Cart
Zero Tolerance MD US Manual.pdf
Manual
Mega Drive, EU
Zero Tolerance MD EU Box.jpg
Cover
ZeroTolerance MD EU Cart.jpg
Cart
Mega Drive, PT
ZeroTolerance MD PT cover.jpg
Cover
Mega Drive, SE (rental)

Mega Drive, AU
ZeroTolerance MD AU back.jpgNospine.pngZeroTolerance MD AU cover.jpg
Cover
Mega Drive, BR
Zero Tolerance MD BR front.jpg
Cover
ZeroTolerance MD BR Cart.jpg
Cart

Technical information

ROM dump status

System Hash Size Build Date Source Comments
Sega Mega Drive
CRC32 23f603f5
MD5 54427136beee5a270232445bbfd0341f
SHA-1 d6d9733a619ba6be0dd76591d8dec621e4fdc17e
2MB 1994-08 Cartridge (US/EU)

Rendering engine

In terms of technology, Zero Tolerance lies somewhere between 1992's Wolfenstein 3D and 1993's Doom - rooms two dimensional as the height never changes (although the player's height can change slightly), and maps are "boxy", with walls are rendered as textured, flat surfaces positioned at 90 (or, unlike Wolfenstein 3D, 45 degree) angles.

Floors and ceilings are not textured, but primitive skyboxes are introduced and if the player shoots a wall, the texture will change to a "damaged" variant, in effect creating primitive interactive scenery. Enemies are rendered as sprites, and, also impressive for Mega Drive standards, are scaled in real-time. Shooting enemies will also create "gibs" similar to more modern shooters.

The consequence of all this is that the 3D view is constrained to a small portion of the screen, with the rest being taken by the game's HUD. The frame rate and draw distances are also lower than in both Wolfenstein 3D and Doom.

Multi-Player

In a similar manner to the Taisen Cable for the Sega Saturn released months later in Japan, Zero Tolerance is the only known official Mega Drive game to support linking 2 Mega Drive consoles to play a cooperative game between two players using a proprietary link cable plugged into the Genesis second controller port. This mode required each console to be plugged to their own television and running their own copy of the game. The original 3rd party cable could only be obtained by sending off the order card which was included with the game. It is possible to build your own cable using two 9 pin D-SUB male connectors or a pair of 9-pin controller cables wired accordingly:- Pins 1 to 1, 2 to 2, 3 to 3, 4 to 4, 7 to 9, 8 to 8 (via cable shield or wire) and 9 to 7 (pins 5 & 6 are not used).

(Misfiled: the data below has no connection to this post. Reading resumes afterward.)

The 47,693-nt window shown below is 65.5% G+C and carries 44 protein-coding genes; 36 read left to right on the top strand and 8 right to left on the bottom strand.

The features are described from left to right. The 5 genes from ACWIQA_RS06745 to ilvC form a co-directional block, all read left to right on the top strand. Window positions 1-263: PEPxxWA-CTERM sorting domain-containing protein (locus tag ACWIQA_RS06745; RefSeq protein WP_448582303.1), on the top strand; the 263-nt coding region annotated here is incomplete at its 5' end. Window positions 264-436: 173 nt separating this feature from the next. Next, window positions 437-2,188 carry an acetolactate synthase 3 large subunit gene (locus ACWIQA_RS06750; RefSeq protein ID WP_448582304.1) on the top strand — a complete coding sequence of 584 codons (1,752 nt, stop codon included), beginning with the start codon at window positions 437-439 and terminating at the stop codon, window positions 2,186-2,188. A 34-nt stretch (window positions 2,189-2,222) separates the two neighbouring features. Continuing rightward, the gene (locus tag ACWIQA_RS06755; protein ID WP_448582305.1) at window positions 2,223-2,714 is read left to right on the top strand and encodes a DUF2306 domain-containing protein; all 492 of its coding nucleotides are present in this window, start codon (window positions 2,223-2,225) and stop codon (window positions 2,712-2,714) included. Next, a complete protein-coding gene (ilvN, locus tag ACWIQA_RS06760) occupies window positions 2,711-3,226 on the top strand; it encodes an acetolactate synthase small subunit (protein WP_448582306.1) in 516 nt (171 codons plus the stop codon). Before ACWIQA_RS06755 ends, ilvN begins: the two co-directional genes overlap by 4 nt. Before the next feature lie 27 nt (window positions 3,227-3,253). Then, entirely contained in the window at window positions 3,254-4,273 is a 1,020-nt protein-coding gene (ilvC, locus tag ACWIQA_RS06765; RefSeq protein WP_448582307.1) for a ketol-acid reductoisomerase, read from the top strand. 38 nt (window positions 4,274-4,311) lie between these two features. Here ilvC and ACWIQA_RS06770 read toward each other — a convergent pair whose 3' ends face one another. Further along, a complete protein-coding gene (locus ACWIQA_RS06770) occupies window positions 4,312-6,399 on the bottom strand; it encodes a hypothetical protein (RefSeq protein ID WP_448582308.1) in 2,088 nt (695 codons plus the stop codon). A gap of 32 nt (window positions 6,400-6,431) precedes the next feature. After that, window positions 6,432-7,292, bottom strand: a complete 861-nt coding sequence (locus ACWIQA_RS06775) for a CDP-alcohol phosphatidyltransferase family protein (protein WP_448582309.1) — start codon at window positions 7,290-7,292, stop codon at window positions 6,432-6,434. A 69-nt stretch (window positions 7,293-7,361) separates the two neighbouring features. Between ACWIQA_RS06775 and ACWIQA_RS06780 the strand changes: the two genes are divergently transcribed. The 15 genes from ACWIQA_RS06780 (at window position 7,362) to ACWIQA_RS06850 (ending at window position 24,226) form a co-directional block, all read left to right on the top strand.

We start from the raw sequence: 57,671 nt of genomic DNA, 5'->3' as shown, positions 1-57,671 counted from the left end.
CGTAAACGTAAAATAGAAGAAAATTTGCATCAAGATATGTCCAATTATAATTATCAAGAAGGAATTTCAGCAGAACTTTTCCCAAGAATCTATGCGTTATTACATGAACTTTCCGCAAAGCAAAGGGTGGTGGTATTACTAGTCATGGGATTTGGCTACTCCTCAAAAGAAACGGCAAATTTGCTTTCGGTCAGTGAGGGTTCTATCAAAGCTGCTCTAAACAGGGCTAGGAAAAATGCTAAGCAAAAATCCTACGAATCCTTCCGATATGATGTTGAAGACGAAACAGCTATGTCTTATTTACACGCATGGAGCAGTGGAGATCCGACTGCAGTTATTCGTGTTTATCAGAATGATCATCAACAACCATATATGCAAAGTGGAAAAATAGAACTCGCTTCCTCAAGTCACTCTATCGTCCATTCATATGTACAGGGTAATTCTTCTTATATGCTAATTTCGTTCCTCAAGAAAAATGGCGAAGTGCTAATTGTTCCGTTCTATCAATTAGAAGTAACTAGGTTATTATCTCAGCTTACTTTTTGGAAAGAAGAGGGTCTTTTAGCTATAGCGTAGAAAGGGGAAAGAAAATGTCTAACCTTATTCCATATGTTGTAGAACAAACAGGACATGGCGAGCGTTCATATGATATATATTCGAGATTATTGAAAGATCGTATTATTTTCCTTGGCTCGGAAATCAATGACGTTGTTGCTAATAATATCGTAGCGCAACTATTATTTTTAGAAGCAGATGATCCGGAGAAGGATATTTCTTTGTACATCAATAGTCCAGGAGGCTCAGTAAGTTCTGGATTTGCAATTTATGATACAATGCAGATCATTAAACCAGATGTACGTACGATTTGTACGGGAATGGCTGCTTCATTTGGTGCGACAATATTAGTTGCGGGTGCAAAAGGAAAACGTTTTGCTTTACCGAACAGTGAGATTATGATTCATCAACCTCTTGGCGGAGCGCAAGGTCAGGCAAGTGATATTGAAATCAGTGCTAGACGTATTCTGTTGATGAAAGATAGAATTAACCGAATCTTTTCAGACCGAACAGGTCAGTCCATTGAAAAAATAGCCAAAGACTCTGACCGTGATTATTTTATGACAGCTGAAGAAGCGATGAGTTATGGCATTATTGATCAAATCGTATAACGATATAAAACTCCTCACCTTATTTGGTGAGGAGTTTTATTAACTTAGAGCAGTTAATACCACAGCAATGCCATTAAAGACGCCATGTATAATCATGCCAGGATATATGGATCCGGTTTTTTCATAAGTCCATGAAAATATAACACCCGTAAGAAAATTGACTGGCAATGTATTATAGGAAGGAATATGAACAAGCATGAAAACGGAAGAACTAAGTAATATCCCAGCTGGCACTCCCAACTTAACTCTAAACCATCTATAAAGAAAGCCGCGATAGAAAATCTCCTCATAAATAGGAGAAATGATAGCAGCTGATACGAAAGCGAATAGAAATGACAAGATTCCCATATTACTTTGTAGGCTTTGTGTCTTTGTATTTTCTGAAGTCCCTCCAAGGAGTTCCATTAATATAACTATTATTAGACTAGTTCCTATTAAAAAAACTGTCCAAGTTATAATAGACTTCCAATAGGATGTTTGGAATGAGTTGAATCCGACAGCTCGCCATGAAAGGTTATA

The cooperative game works very well with little or no apparent lag and since players can be damaged by friendly fire it is possible to have a death match of sorts after a level has been cleared of enemies. Further, all previously cleared levels will always remain cleared and can be accessed freely via elevators at any time.

References

  1. Game Players, "Vol. 7 No. 10 October 1994" (US; 1994-xx-xx), page 12
  2. 2.0 2.1 Game Players, "Vol. 7 No. 10 October 1994" (US; 1994-xx-xx), page 90
  3. 3.0 3.1 3.2 3.3 Computer & Video Games, "October 1994" (UK; 1994-09-15), page 85
  4. 4.0 4.1 4.2 Mega, "October 1994" (UK; 1994-09-29), page 44
  5. 5.0 5.1 Sega Magazine, "September 1994" (UK; 1994-08-xx), page 82
  6. 6.0 6.1 Gamestar, "October 1994" (AU; 1994-xx-xx), page 58
  7. Sega Visions, "February/March 1995" (US; 199x-xx-xx), page 68
  8. EGM², "November 1994" (US; 1994-xx-xx), page 38
  9. Electronic Gaming Monthly, "December 1994" (US; 1994-xx-xx), page 74
  10. 1700 igr dlya Sega, "" (RU; 2003-xx-xx), page 273
  11. Consoles +, "Octobre 1994" (FR; 1994-xx-xx), page 110
  12. Cool Gamer, "9" (RU; 2002-10-13), page 244
  13. Computer + Video Giochi, "Dicembre 1994" (IT; 1994-xx-xx), page 114
  14. Electronic Gaming Monthly, "September 1994" (US; 1994-xx-xx), page 32
  15. Entsiklopediya luchshikh igr Sega. Vypusk 1, "" (RU; 1999-xx-xx), page 369
  16. Entsiklopediya luchshikh igr Sega. Vypusk 2, "" (RU; 2000-xx-xx), page 300
  17. GamePro, "November 1994" (US; 1994-xx-xx), page 94
  18. GamesMaster, "September 1994" (UK; 1994-08-25), page 36
  19. Games World: The Magazine, "November 1994" (UK; 1994-09-29), page 16
  20. LeveL, "Únor 1995" (CZ; 1995-02-24), page 41
  21. Mega Force, "Décembre 1994" (FR; 1994-12-02), page 56
  22. Mega Fun, "11/94" (DE; 1994-10-19), page 65
  23. Megazin, "Letnik 3, Številka 2, Februar 1995" (SI; 1995-xx-xx), page 31
  24. Mean Machines Sega, "October 1994" (UK; 1994-08-xx), page 84
  25. Player One, "Mars 1995" (FR; 1995-0x-xx), page 104
  26. Sega Power, "September 1994" (UK; 1994-08-04), page 40
  27. Sega Pro, "November 1994" (UK; 1994-10-06), page 54
  28. Sega Mega Drive Review, "2" (RU; 1995-xx-xx), page 181
  29. Sega Megazone, "September 1994" (AU; 1994-xx-xx), page 22
  30. Tricks 16 bit, "Tricks Sega Gold 800 igr" (RU; 1998-xx-xx), page 28
  31. VideoGames, "December 1994" (US; 1994-1x-xx), page 128